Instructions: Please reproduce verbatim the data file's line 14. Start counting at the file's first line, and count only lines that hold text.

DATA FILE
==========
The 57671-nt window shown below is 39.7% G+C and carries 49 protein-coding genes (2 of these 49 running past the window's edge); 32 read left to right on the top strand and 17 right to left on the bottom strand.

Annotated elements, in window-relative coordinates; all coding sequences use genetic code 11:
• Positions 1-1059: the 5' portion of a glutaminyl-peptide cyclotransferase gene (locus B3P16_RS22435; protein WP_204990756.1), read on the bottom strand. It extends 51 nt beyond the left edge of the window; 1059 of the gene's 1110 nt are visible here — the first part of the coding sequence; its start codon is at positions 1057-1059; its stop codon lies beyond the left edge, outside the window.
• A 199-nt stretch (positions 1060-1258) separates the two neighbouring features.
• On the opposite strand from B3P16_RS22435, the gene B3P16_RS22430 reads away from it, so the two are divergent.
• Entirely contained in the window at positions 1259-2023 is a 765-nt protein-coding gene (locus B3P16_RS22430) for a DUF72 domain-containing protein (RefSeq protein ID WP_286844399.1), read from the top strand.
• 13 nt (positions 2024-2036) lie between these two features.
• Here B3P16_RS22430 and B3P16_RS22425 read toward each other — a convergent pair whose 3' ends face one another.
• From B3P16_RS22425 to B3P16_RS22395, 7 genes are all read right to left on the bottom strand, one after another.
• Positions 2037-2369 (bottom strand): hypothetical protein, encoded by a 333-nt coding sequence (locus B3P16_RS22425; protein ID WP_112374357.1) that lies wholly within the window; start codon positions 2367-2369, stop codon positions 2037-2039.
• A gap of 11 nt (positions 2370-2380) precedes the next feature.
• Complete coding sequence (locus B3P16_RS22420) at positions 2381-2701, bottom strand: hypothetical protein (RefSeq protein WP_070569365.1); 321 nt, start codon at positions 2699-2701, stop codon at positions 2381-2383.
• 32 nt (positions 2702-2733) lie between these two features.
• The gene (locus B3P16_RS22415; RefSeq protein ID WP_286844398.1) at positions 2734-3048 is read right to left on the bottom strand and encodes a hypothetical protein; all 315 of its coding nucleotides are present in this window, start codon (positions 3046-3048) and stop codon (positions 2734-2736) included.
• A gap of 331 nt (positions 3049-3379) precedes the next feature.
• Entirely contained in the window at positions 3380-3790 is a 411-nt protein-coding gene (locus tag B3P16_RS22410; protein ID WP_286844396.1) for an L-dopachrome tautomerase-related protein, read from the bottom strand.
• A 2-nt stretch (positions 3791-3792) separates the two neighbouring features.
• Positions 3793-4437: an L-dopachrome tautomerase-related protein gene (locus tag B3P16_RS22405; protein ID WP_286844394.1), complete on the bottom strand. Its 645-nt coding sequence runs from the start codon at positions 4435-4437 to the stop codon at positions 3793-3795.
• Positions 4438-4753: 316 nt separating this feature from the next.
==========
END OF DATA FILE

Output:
• The gene (locus B3P16_RS22415; RefSeq protein ID WP_286844398.1) at positions 2734-3048 is read right to left on the bottom strand and encodes a hypothetical protein; all 315 of its coding nucleotides are present in this window, start codon (positions 3046-3048) and stop codon (positions 2734-2736) included.